Commentary Magazine


Topic: radical lawyer

Obama’s Thugocracy

The White House chests are puffed, and they are marveling at their political muscle. Health care can be rammed through, and Israel can be bullied — so what else to do? Ah, run roughshod over the Senate. The Hill reports:

President Barack Obama on Saturday wielded his recess appointment powers for the first time, clearing 15 nominees to assume posts that have remained vacant for months due to insurmountable congressional roadblocks.

Among the 15 named just days before the Senate departs for Easter recess are Craig Becker and Mark Pearce, the White House’s two, hotly contested nominees for the National Labor Relations Board.

Big Labor bosses will coo approvingly over the NLRB appointments. After all, the SEIU and AFL-CIO’s lawyer is now going to make labor law. Meanwhile, any pretense of bipartisanship or moderation has evaporated:

Senate GOP Leader Mitch McConnell (Ky.) condemned the administration’s move on Saturday, adding that Becker’s appointment “is yet another episode of [the president] choosing a partisan path despite bipartisan opposition.”

“The president previously held that appointing an individual in this manner meant that the nominee would have ‘less credibility,’ and that assessment certainly fits this nomination,” the GOP leader said. “This is a purely partisan move that will make a traditionally bipartisan labor board an unbalanced agenda-driven panel.”

The only surprise: the radical lawyer Dawn Johnsen was not named to the Office of Legal Counsel. Perhaps the Obami have had enough of the accusations that the Justice Department, far from depoliticizing, has become a hotbed of ideologues.

This is the reality of Obama — unbending, ideologically extreme, and contemptuous of the other branches. He has revealed himself to be precisely what liberals used to rail against — until they got the levers of power. The Chicago pols are certainly plying their trade.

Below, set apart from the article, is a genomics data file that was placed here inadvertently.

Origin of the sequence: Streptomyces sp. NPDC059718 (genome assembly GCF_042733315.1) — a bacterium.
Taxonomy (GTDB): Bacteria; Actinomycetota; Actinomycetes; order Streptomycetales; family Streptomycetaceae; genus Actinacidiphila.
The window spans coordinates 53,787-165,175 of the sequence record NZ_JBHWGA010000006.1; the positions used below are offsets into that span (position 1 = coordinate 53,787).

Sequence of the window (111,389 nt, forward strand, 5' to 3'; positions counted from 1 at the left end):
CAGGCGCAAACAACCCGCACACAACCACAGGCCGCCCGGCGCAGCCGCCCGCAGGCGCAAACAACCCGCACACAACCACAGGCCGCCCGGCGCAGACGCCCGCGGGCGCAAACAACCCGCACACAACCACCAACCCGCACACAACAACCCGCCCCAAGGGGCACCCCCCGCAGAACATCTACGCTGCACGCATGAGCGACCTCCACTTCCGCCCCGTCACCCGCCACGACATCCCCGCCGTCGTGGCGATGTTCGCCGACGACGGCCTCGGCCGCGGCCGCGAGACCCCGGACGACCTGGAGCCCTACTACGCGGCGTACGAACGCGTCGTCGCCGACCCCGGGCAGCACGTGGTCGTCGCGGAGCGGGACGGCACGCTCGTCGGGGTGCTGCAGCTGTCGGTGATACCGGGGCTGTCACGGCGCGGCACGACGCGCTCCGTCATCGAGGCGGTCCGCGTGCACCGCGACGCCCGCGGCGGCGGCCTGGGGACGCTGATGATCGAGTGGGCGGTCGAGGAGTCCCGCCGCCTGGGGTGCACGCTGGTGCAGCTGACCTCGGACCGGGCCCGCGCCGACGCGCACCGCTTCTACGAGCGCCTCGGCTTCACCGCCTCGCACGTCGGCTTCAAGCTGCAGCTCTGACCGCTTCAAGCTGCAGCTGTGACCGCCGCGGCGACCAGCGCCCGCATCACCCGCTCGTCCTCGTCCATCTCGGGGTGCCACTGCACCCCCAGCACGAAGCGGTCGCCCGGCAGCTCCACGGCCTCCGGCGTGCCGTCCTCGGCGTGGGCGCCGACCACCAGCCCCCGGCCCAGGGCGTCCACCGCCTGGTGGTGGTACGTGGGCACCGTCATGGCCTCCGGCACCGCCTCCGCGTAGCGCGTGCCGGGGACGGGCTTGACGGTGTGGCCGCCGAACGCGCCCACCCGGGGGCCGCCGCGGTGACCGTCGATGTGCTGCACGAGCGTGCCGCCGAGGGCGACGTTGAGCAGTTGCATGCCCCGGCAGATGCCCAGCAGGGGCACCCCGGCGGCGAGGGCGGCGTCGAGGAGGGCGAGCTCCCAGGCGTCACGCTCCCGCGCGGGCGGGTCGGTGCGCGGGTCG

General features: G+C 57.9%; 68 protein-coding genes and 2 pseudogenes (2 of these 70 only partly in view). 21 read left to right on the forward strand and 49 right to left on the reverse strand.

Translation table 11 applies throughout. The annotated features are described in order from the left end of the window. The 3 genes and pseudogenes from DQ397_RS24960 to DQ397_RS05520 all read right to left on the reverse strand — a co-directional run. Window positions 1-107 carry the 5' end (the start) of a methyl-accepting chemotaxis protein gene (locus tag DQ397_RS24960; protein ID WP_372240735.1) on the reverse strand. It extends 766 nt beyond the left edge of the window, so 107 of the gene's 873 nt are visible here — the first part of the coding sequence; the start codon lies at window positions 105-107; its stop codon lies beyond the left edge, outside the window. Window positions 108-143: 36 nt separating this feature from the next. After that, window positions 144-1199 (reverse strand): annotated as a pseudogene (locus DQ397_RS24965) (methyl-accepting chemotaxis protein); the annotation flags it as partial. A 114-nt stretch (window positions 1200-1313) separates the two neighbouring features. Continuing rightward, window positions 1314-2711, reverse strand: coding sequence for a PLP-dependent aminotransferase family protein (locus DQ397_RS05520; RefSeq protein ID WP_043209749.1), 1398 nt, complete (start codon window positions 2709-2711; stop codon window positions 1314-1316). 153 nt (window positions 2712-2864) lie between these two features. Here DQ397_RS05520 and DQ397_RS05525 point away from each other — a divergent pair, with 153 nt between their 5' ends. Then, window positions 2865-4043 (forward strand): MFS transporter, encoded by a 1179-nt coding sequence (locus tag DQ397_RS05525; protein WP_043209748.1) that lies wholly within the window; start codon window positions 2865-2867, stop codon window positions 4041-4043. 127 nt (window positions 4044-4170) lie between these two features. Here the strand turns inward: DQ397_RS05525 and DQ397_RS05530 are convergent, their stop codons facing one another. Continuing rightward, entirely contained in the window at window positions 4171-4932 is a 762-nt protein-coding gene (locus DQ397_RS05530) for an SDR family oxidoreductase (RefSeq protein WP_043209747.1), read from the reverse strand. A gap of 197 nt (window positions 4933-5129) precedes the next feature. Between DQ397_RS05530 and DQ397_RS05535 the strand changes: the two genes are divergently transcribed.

The White House chests are puffed, and they are marveling at their political muscle. Health care can be rammed through, and Israel can be bullied — so what else to do? Ah, run roughshod over the Senate. The Hill reports:

President Barack Obama on Saturday wielded his recess appointment powers for the first time, clearing 15 nominees to assume posts that have remained vacant for months due to insurmountable congressional roadblocks.

Among the 15 named just days before the Senate departs for Easter recess are Craig Becker and Mark Pearce, the White House’s two, hotly contested nominees for the National Labor Relations Board.

Big Labor bosses will coo approvingly over the NLRB appointments. After all, the SEIU and AFL-CIO’s lawyer is now going to make labor law. Meanwhile, any pretense of bipartisanship or moderation has evaporated:

Senate GOP Leader Mitch McConnell (Ky.) condemned the administration’s move on Saturday, adding that Becker’s appointment “is yet another episode of [the president] choosing a partisan path despite bipartisan opposition.”

“The president previously held that appointing an individual in this manner meant that the nominee would have ‘less credibility,’ and that assessment certainly fits this nomination,” the GOP leader said. “This is a purely partisan move that will make a traditionally bipartisan labor board an unbalanced agenda-driven panel.”

The only surprise: the radical lawyer Dawn Johnsen was not named to the Office of Legal Counsel. Perhaps the Obami have had enough of the accusations that the Justice Department, far from depoliticizing, has become a hotbed of ideologues.